Another reason why enrollment would spike is that many who cannot afford the "big" tuition currently charged by the "big" doctoral granting online schools, especially, folks in developing countries who crave "american degrees" (I know this first hand) and others (in the americas) would have an affordable alternative. Except HLC (their accreditor) gets in the way, this prescription for success is one that I'm sure would work big time.
    Last edited by a moderator: Nov 15, 2011
  9. Cyber

    Cyber New Member

    That's my point. Adding "Jack Welch" to a MBA degree from a school with low reputation isn't going to do much. However, if the name is added to a MBA offered by a school with high reputation, then maybe something like a "Jack Welch Executive MBA" can have an impact.

    Otherwise, after a Charlie Sheen MBA, I would vote for a "Kardashian MBA" hehehe...
  10. Shawn Ambrose

    Shawn Ambrose New Member


    Good points...I wonder if Chancellor "assisted" with the process for the cash infusion. If you look at the HLC monitoring report, HLC is very concerned about the finances of the University. Perhaps (pure speculation), Chancellor looked at the loss of the JWMI as a short-term cash solution to take care of exisiting financial issues (to keep the school open???)

    Since Chancellor is no longer on Probation or Show-Cause, they can issue new degrees, and they could go down a route of offering something different. Is the Chancellor leadership up to the paradigm shift, and just as important, can Chancellor U obtain the necessary capital to do so? I guess we'll see...but my bet is the school closes in 12 - 18 months.

  11. Petedude

    Petedude New Member

    Not even. There'd be better utility in a Charlie Sheen Psy.D. :D
  12. Cyber

    Cyber New Member

    Is there no adjunct in this forum that can reach out to the school's leadership/owners? We'll hate to see the school close, especially, considering that they have all structures already in place to offer online programs that will attract students. There are some "high-impact" programs that, in my opinion, would attract a lot of students looking for "next-generation" degrees, not just Business Administration degrees that have over-saturated the market, but with very questionable value to students.

    For example, degrees such as PhD in Systems Management with several high-demand specialization options, PhD in Security and Intelligence studies (or Military Studies) with several specializations (a program of this sort would complement the set of programs offered by APU/AMU), Doctor of Applied Science (DASc) in Information and Communications Technology (or DASc in Technical Studies) with several optional specialisms, would differentiate Chancellor from others.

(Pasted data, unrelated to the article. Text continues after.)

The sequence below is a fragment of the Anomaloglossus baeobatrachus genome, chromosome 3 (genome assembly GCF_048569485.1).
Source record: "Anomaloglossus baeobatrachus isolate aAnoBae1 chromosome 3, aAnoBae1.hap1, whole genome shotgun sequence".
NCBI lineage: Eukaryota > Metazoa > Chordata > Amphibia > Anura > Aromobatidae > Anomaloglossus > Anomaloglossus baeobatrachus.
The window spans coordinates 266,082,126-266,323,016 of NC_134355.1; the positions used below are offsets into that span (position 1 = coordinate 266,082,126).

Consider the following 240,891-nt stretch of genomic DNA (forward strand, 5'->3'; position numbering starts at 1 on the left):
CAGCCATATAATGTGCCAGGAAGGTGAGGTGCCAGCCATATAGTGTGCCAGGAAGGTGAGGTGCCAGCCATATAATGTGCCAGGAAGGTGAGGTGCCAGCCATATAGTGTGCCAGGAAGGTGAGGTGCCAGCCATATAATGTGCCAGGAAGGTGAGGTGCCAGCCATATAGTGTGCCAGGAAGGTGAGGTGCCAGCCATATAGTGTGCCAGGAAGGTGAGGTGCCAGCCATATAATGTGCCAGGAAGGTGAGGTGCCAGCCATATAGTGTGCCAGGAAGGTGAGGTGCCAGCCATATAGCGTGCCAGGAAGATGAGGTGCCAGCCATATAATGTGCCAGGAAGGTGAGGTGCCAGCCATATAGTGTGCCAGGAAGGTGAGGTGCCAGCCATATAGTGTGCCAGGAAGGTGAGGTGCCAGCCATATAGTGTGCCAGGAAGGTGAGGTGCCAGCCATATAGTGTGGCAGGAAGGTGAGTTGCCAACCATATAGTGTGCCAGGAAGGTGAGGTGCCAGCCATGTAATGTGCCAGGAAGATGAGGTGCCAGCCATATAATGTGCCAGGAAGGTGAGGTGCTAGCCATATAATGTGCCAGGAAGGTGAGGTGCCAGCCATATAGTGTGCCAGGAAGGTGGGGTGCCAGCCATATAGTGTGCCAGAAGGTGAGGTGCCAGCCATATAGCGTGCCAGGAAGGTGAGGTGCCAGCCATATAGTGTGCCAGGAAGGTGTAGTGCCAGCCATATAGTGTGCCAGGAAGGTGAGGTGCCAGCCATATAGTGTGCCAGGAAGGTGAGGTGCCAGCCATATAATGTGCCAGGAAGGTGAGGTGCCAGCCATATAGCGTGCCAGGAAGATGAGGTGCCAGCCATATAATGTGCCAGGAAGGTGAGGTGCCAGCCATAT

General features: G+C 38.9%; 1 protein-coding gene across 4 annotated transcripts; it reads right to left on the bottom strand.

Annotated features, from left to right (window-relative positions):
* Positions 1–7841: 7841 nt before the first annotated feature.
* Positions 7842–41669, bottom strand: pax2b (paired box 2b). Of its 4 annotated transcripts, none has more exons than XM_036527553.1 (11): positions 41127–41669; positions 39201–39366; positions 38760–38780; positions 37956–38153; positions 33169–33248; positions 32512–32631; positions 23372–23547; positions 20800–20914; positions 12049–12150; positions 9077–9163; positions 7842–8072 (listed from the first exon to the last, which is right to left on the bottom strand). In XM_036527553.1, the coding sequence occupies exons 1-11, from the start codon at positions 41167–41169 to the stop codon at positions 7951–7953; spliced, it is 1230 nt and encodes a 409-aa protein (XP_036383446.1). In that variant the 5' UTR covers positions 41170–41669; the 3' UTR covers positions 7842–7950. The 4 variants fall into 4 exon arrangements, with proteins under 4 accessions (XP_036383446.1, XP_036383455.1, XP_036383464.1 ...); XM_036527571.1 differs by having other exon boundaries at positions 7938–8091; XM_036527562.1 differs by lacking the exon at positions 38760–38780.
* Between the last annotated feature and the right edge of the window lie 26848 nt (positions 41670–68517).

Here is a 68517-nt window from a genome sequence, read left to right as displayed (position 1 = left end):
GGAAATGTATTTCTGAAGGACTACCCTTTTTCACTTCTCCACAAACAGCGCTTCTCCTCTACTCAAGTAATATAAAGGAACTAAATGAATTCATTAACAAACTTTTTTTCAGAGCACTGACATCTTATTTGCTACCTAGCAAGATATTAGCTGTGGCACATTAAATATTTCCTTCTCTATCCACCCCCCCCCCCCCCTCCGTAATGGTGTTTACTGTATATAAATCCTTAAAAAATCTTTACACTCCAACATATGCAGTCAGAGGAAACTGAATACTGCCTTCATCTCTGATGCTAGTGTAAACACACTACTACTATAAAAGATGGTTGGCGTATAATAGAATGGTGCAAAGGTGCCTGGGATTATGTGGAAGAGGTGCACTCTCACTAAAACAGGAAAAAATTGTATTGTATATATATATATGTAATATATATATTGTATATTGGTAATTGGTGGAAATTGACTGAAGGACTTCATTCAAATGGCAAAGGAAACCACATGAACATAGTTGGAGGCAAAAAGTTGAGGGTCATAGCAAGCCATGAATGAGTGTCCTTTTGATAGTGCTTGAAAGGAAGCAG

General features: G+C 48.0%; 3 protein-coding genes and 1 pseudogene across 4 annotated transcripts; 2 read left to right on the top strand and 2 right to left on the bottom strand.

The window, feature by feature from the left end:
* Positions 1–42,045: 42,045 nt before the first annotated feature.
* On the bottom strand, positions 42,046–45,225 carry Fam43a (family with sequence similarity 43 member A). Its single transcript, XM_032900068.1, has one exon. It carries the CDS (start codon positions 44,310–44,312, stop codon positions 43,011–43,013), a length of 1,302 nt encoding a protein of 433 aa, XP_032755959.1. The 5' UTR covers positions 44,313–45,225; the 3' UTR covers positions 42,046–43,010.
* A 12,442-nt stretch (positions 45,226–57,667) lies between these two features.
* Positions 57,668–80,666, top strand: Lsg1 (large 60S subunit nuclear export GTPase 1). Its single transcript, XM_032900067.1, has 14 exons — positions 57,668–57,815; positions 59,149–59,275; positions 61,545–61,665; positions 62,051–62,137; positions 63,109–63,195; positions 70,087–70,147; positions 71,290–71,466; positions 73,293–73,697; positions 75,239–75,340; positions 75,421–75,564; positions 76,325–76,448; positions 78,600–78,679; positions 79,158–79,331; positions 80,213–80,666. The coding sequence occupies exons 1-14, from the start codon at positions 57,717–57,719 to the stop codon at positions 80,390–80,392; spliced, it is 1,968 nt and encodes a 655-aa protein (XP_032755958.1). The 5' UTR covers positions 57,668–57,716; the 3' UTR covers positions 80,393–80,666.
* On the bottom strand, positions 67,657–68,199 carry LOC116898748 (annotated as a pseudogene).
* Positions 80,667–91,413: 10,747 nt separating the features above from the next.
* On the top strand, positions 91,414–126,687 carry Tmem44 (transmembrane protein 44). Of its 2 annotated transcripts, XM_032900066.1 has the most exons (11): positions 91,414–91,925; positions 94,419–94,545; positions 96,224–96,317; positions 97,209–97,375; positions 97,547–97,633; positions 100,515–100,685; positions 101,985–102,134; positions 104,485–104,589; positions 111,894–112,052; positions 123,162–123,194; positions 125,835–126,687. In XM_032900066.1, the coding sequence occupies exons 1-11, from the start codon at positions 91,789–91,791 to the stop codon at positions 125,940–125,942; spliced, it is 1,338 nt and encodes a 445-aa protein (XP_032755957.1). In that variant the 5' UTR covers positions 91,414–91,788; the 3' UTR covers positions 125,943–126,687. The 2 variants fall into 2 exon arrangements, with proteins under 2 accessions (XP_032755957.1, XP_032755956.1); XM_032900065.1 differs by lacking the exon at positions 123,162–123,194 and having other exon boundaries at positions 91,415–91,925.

Packaging the degree specializations in chunks of 18 credits, with core courses that cover the business domain (economics, Accounting, marketing, operations, finance, etc.) for maximum utility (adjunct work in mind), would IMO attract students.
    Last edited by a moderator: Nov 15, 2011
  13. joel66

    joel66 New Member

    I originally attended Chancellor University when I first started taking MBA classes. I was able to view the syllabi of various courses prior to JWMI and the format was exactly the same. Only difference is that Dr. Welch added a few videos here and there, and had a one to two page outline for each week. Overall, prior to JWMI, Chancellor had a great format with eight modules and had the courses set up to where the students provided enough discussion that you built a good rapport with the other students. Only drawback is that I did not want an EMBA, but more on an MBA with a specialization, which Chancellor lacked. Besides that, everyone at the school was great, and the new CEO and other staff did take the time to listen to my reasons why I left. I don't see how the JWMI is going to increase its enrollment to Dr. Welch's expectations moving the program from one for-profit school to another. Sure, they will have more students enrolled in that program because Strayer already has a lot of students, but it will not open the flood gates of new enrollment. I hope Chancellor University does succeed because they have a great program in place if someone wants to obtain a general MBA. Especially if you're a military veteran because they also offered free book vouchers and 250 per unit.
  14. ryoder

    ryoder New Member

    I took a lot of my CLEP and DSST tests at the local Strayer, in addition to my TECEP and proctored midterm at Thomas Edison. I have to say that the facilities are top notch and the people are very kind and generous with their time.